Late Byzantine Literature

Byzantine attitudes to literature were shaped by their formal education, which of course embraced and promoted the superiority of the Attic Greek language and its authors. However, by the Palaiologan period, the gap between Attic Greek and the common vernacular was vast. Therefore, while a considerable volume of work that can be considered literary (epigrams, poems, rhetoric etc.) was produced in high-level Greek, there was no expectation of, nor an attempt made to, rival the ancients in terms of producing plays and literature in Attic Greek. What the learned literati of late Byzantium did find appropriate, however, was to preserve the work of the ancients through manuscript transmission. That this was often done by churchmen was even more remarkable.

Thessaloniki-based Dimitrios Triklinios played a key role in copying, and commenting on, the works of great ancient authors like Pindar, Sophocles, Euripides and Aristophanes.

In the high-register Greek language, the most influential literary figure for his interaction with and preservation of the ancient Greek literary greats was Maximos Planoudes (c. 1260- c. 1305). A monk based in Constantinople, he also served on a diplomatic mission to the Venetians for Andronikos II in 1327. In one way or another, eh acquired a refined knowledge of the Latin language that enabled him to make numerous translations of important Greek and Latin texts to and from both languages- something that would greatly increase the interest of Late Medieval Western thinkers in Ancient Greek and Byzantine works. His translations from Latin included works by Cicero, Ovid, Boethius and Augustine. Planoudes is most celebrated, however, for his Greek Anthology of Ancient and Byzantine poetry, which contains numerous epigrams not found in other similar sources (like the Palatine Greek Anthology).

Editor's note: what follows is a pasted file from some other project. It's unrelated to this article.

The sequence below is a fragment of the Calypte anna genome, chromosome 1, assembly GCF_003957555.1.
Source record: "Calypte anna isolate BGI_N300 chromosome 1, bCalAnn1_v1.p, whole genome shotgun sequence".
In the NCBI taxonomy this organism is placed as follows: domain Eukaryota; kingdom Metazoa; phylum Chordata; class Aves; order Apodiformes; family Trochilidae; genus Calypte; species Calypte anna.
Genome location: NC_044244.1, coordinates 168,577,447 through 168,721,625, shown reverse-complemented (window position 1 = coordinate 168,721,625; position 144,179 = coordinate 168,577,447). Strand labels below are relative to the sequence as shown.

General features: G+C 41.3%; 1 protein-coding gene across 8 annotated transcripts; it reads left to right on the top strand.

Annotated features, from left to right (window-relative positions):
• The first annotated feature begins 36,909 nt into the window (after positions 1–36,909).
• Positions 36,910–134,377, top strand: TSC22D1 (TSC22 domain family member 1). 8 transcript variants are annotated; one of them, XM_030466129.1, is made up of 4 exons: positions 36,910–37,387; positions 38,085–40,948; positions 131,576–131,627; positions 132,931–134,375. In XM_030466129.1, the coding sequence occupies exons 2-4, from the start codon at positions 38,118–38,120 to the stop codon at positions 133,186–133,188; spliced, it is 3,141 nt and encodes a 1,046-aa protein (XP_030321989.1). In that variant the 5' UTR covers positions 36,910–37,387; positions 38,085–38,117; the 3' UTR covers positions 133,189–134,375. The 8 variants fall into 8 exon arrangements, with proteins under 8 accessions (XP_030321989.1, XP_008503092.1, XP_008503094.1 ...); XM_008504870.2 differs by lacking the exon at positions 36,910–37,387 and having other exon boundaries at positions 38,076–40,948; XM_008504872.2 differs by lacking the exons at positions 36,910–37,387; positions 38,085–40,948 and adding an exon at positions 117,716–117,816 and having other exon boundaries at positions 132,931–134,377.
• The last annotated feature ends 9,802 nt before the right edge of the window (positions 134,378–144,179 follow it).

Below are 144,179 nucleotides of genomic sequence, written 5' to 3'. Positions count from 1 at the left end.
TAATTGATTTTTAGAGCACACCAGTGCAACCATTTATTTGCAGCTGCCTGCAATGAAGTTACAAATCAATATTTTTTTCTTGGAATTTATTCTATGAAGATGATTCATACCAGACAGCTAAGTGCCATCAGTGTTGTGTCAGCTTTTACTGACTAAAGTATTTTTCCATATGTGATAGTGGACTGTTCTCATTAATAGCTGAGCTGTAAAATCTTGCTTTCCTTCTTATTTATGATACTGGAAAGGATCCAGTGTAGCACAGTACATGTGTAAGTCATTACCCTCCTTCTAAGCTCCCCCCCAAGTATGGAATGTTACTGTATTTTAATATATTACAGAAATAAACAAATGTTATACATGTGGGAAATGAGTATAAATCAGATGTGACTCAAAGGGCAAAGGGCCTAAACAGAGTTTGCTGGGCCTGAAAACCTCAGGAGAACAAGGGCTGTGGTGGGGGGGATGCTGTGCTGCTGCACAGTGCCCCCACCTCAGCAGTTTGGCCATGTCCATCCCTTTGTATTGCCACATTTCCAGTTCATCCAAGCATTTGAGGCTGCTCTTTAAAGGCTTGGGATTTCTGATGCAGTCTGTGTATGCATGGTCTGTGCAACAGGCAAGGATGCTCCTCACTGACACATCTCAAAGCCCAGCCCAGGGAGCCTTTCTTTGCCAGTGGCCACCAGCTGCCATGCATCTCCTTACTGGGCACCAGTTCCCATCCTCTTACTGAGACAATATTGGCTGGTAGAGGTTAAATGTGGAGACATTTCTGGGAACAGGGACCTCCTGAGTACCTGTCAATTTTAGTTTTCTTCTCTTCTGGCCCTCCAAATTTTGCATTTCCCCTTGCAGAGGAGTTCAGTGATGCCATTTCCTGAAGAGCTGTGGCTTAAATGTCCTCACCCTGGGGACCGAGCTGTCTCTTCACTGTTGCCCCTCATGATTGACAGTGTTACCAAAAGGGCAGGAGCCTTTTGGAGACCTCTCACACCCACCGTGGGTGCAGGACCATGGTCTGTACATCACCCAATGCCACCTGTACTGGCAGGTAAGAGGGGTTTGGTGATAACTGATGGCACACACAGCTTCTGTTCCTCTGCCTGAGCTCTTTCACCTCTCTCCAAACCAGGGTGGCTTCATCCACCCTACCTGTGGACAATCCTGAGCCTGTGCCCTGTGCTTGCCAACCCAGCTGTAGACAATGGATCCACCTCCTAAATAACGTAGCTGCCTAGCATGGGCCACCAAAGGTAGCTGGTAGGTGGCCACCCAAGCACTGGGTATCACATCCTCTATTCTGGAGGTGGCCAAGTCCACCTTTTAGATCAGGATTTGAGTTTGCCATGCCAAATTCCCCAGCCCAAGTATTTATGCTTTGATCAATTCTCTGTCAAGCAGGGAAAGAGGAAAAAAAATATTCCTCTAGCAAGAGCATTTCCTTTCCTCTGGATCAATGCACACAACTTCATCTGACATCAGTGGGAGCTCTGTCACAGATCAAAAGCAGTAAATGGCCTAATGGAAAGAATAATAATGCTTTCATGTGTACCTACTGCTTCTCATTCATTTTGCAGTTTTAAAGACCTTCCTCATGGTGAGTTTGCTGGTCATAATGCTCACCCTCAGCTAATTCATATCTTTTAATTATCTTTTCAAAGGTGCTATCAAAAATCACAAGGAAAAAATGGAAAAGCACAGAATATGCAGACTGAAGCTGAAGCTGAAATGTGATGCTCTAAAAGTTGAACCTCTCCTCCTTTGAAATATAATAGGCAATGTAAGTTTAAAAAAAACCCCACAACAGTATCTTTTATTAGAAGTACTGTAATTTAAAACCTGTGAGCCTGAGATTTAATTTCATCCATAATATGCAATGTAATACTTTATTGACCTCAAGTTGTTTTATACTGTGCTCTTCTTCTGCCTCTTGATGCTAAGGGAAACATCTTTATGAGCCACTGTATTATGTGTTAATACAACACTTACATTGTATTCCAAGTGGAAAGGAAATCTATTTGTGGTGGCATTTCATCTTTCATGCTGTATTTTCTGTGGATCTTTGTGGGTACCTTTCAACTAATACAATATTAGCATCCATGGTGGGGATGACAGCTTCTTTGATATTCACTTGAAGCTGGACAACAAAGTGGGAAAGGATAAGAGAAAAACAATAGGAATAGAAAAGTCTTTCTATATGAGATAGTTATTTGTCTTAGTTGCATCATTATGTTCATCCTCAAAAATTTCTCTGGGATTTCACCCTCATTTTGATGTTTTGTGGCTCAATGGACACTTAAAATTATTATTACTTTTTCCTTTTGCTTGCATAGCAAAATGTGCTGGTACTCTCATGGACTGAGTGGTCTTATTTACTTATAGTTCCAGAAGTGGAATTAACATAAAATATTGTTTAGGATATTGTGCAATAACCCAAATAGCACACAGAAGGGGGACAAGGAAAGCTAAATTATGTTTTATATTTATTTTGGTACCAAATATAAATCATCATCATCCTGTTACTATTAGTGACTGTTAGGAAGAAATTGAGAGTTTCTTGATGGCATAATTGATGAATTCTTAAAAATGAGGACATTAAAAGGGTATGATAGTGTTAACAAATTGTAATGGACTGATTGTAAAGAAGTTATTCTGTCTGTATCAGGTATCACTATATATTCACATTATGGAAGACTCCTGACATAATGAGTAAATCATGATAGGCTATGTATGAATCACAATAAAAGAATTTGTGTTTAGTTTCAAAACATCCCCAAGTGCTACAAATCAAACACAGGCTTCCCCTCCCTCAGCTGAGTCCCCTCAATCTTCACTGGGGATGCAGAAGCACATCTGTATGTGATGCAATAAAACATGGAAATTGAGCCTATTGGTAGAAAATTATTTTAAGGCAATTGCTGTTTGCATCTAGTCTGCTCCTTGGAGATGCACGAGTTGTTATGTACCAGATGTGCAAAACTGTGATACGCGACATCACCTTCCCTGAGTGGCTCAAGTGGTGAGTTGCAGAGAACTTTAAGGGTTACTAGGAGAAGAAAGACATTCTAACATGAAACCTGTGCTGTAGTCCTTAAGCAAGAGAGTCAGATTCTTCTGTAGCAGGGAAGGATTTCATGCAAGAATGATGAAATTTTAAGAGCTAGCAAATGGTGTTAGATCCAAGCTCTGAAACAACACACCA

One of Planoudes’ students (and possibly his successor) was the Constantinopolitan teacher Manuel Moschopoulos, a grammarian and lexicographer who specialized in the ancient classics. He is best known for his work on grammar, the Erotemata grammaticalia (Grammatical Questions), which in its question-and-answer format typifies a kind of education that had been practiced regularly in Byzantine classrooms for centuries. His grammatical treatises was widely used by Byzantine and Italian successors.

In addition to Thomas Magistros and Moschopoulos, an important student of Planoudes for high literature was Dimitrios Triklinios (c. 1280-1340). Another Thessaloniki-born scholar, Triklinios’ main contribution was a valuable edition of Ancient authors Euripides, Aeschylus and Sophocles. His annotated versions showed a clear use of multiple manuscript sources, and he even sought to revise Planoudes’ own anthology. He also produced works of Hesiod, Theocritus, Pindar, Aristophanes and other ancient Greek writers, demonstrating a masterful knowledge of the Attic tongue.

Manuel Chrysoloras, diplomat and teacher, played a key role in transmitting Greek language and the Classics to Renaissance Italy from 1397 on.

Aside from these authors working in the high form of Greek, there remained continued interest in the vernacular romance literature that had blossomed since the Komnenian era in the 11th and 12th centuries. The anonymous 14th-century romances Belthandros and Chrysantza, Kallimachos and Chrysorroi and Livistros and Rodamin are good examples of this type of literature. The plot of the first exemplifies the genre: after quarrelling with his father in Constantinople, Prince Belthandros makes his way across Anatolia where he encounters Turkish bandits and ends up in Armenia, where he comes across a magical, gem-studded castle and is asked by the resident King Eros to judge a beauty contest of princesses. After identifying the one who fate had predestined for him, he awakes to continue on to Antioch and another castle, where he is taken in by the king and stumbles across his fated love, Chrysantza. After being kept apart for some time, they devise a scheme to escape, which leaves their comrades drowned in a river. Meanwhile a ship has been sent in search of the missing prince, which arrives in time to bring the couple back to Constantinople, where they are wedded.

For other examples of such literature from this period, see Roderick Beaton’s The Medieval Greek Romance (Cambridge University Press, 1996), which discusses many of the key texts.

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